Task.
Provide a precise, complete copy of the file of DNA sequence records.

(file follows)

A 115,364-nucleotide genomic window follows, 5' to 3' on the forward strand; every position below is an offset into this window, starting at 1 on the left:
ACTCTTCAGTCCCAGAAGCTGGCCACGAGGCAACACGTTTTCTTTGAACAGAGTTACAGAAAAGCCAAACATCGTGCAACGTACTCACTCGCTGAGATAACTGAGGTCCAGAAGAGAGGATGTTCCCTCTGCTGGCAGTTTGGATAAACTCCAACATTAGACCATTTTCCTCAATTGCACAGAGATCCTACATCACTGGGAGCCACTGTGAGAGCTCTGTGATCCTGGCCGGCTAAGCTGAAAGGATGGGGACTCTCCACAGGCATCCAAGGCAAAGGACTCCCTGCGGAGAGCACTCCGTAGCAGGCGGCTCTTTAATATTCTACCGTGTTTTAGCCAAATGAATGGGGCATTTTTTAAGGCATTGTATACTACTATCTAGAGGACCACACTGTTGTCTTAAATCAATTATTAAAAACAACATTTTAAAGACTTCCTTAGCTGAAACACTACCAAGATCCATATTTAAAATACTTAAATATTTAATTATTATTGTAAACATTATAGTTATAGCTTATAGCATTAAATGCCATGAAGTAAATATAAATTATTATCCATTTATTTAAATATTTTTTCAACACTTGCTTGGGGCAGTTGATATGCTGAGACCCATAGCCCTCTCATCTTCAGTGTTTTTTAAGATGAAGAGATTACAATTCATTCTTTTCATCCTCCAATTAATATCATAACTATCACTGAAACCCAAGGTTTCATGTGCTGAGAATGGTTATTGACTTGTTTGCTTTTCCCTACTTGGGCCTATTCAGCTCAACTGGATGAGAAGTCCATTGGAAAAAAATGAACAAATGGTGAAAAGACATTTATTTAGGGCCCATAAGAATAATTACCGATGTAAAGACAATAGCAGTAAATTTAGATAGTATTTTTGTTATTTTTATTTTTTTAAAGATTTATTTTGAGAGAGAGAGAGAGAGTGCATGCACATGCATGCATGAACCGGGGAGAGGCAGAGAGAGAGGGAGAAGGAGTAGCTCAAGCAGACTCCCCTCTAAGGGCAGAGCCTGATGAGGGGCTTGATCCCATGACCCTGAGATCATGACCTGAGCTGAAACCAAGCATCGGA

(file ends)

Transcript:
A 115,364-nucleotide genomic window follows, 5' to 3' on the forward strand; every position below is an offset into this window, starting at 1 on the left:
ACTCTTCAGTCCCAGAAGCTGGCCACGAGGCAACACGTTTTCTTTGAACAGAGTTACAGAAAAGCCAAACATCGTGCAACGTACTCACTCGCTGAGATAACTGAGGTCCAGAAGAGAGGATGTTCCCTCTGCTGGCAGTTTGGATAAACTCCAACATTAGACCATTTTCCTCAATTGCACAGAGATCCTACATCACTGGGAGCCACTGTGAGAGCTCTGTGATCCTGGCCGGCTAAGCTGAAAGGATGGGGACTCTCCACAGGCATCCAAGGCAAAGGACTCCCTGCGGAGAGCACTCCGTAGCAGGCGGCTCTTTAATATTCTACCGTGTTTTAGCCAAATGAATGGGGCATTTTTTAAGGCATTGTATACTACTATCTAGAGGACCACACTGTTGTCTTAAATCAATTATTAAAAACAACATTTTAAAGACTTCCTTAGCTGAAACACTACCAAGATCCATATTTAAAATACTTAAATATTTAATTATTATTGTAAACATTATAGTTATAGCTTATAGCATTAAATGCCATGAAGTAAATATAAATTATTATCCATTTATTTAAATATTTTTTCAACACTTGCTTGGGGCAGTTGATATGCTGAGACCCATAGCCCTCTCATCTTCAGTGTTTTTTAAGATGAAGAGATTACAATTCATTCTTTTCATCCTCCAATTAATATCATAACTATCACTGAAACCCAAGGTTTCATGTGCTGAGAATGGTTATTGACTTGTTTGCTTTTCCCTACTTGGGCCTATTCAGCTCAACTGGATGAGAAGTCCATTGGAAAAAAATGAACAAATGGTGAAAAGACATTTATTTAGGGCCCATAAGAATAATTACCGATGTAAAGACAATAGCAGTAAATTTAGATAGTATTTTTGTTATTTTTATTTTTTTAAAGATTTATTTTGAGAGAGAGAGAGAGAGTGCATGCACATGCATGCATGAACCGGGGAGAGGCAGAGAGAGAGGGAGAAGGAGTAGCTCAAGCAGACTCCCCTCTAAGGGCAGAGCCTGATGAGGGGCTTGATCCCATGACCCTGAGATCATGACCTGAGCTGAAACCAAGCATCGGA